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Schlumberger Backs Nantero's CNT Memory

9/16/2013 08:25 AM EDT
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resistion
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vacuum packed?
resistion   9/16/2013 5:43:46 PM
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The CNTs move in vacuum or what ambient?

Ron Neale
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Re: vacuum packed?
Ron Neale   9/16/2013 7:27:34 PM
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Good question Resition- If it is anything more than vaccum or a few atoms of gas then the drag on the nano-cantilevers would appear to have have the potential to stop the device from working. If the CNT fabric is spun on then it should be "relatively easy" to vacuum remove the solvent prior to metal electrode deposition.

It would be equally interesting to know  in each NRAM memory cell how many nano-cantilevers are involved in each switching event. It would appear there is a large amount of redundancy so a few failures could be tolerated. In the 3D fabric a stuck on or stuck off would require opening up a few new paths. The cantilevers involved number might have implications for scaling.

 

GroovyGeek
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Visionary...
GroovyGeek   9/17/2013 7:57:48 PM
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"Given my experience with non-volatile memory, I immediately saw that Nantero's memory could transform the industry"

This is one of the more boneheaded comments an exec can make when joining a 10 year old "startup".  What took you so long?  Nantero has been peddling the same idea for a decade. 

Peter Clarke
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Re: Visionary...
Peter Clarke   9/18/2013 6:44:04 AM
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Maybe he thought it was a duff idea as a flexible CNT mat over an etched trench in silicon.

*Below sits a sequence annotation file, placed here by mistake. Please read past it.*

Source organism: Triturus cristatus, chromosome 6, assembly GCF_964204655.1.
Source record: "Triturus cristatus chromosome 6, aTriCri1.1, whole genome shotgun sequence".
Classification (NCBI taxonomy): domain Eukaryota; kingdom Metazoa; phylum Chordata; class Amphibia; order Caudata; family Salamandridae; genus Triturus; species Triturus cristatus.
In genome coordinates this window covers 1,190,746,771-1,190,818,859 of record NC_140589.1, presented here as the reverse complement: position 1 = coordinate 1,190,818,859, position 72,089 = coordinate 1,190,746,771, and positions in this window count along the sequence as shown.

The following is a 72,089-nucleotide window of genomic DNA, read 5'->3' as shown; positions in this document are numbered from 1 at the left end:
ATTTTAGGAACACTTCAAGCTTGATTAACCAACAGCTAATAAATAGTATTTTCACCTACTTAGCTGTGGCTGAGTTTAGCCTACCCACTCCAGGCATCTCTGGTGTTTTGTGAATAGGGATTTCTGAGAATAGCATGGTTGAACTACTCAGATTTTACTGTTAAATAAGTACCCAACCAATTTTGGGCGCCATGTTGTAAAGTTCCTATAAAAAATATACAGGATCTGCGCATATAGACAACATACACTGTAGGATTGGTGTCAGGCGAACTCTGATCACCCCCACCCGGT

But when Nantero went in-via, he fell in love. 

Ron Neale
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Shaking nano cantilver NV
Ron Neale   9/18/2013 6:42:59 PM
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There is a paper at SSDM 2013 that might have relevance to the performance of Nantera's CNT cantilever based memory. Titled "Release of Stuck Carbon Nanotube Arm by Resonant Vibration Toward Nano Relay Application, by T Tagota et al, as a joint effort by a team from Osaka Prefecture University and KRI Inc, Japan.

In the past Nantera reported that their memory had survived a trip in space, with all the vibration of blast off, it could be that test did not expose the memory to a critical resonant frequency. However, here again, as mentioned in my post below the redundacy afforded by the  use of multiple cantilevers in each memory cell means that the loss of a couple by shaking may not be too much of a problem. It is unlikely they will all have the same resonant frequency.

 

PhyandEE
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Re: Shaking nano cantilver NV
PhyandEE   10/6/2013 10:45:11 PM
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TiN looks like a fantastic material. It could be the key in this structure.

 

resistion
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Safety in numbers?
resistion   11/5/2013 10:16:07 PM
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Maybe having so many CNTs involved gives robustness, but this also means less reliability with scaling, as fewer CNTs can be involved. Like they can't do a few nm thick.

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